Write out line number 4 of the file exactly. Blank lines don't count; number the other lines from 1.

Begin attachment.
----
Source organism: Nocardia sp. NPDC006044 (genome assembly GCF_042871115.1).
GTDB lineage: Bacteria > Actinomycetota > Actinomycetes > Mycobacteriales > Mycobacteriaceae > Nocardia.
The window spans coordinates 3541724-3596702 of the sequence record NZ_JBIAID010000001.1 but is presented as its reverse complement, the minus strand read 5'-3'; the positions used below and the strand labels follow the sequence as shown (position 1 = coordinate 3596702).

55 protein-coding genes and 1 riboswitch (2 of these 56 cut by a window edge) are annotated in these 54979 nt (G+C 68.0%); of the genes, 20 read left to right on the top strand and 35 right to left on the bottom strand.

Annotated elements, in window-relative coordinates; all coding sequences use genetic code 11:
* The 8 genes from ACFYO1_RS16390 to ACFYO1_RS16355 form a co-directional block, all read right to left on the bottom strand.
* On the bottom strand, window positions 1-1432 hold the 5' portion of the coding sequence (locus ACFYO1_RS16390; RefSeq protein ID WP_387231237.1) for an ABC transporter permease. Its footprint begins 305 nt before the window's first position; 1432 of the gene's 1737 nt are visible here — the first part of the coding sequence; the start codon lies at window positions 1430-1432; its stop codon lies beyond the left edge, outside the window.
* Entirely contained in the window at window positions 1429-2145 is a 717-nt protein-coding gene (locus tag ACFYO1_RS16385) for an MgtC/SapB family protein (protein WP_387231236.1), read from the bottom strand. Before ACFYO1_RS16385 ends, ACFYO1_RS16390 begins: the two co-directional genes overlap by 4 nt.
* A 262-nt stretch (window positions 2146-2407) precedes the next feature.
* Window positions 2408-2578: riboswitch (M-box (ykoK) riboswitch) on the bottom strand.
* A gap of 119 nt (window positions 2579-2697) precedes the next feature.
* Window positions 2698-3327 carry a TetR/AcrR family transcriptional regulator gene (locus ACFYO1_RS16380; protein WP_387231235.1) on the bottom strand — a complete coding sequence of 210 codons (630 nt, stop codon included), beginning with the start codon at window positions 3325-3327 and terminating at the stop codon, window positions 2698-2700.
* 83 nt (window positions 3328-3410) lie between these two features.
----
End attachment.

55 protein-coding genes and 1 riboswitch (2 of these 56 cut by a window edge) are annotated in these 54979 nt (G+C 68.0%); of the genes, 20 read left to right on the top strand and 35 right to left on the bottom strand.